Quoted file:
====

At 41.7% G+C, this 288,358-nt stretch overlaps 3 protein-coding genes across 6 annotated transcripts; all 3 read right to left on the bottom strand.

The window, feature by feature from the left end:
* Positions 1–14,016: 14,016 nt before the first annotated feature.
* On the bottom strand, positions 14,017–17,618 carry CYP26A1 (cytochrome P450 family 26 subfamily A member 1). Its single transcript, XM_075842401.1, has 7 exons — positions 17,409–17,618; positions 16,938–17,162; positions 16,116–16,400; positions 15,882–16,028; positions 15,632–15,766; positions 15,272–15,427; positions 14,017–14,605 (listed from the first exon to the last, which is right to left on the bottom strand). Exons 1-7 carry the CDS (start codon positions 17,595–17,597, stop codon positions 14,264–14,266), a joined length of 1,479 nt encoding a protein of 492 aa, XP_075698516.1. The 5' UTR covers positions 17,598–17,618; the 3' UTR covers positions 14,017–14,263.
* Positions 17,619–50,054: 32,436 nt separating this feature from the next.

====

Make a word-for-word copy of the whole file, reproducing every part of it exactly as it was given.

At 41.7% G+C, this 288,358-nt stretch overlaps 3 protein-coding genes across 6 annotated transcripts; all 3 read right to left on the bottom strand.

The window, feature by feature from the left end:
* Positions 1–14,016: 14,016 nt before the first annotated feature.
* On the bottom strand, positions 14,017–17,618 carry CYP26A1 (cytochrome P450 family 26 subfamily A member 1). Its single transcript, XM_075842401.1, has 7 exons — positions 17,409–17,618; positions 16,938–17,162; positions 16,116–16,400; positions 15,882–16,028; positions 15,632–15,766; positions 15,272–15,427; positions 14,017–14,605 (listed from the first exon to the last, which is right to left on the bottom strand). Exons 1-7 carry the CDS (start codon positions 17,595–17,597, stop codon positions 14,264–14,266), a joined length of 1,479 nt encoding a protein of 492 aa, XP_075698516.1. The 5' UTR covers positions 17,598–17,618; the 3' UTR covers positions 14,017–14,263.
* Positions 17,619–50,054: 32,436 nt separating this feature from the next.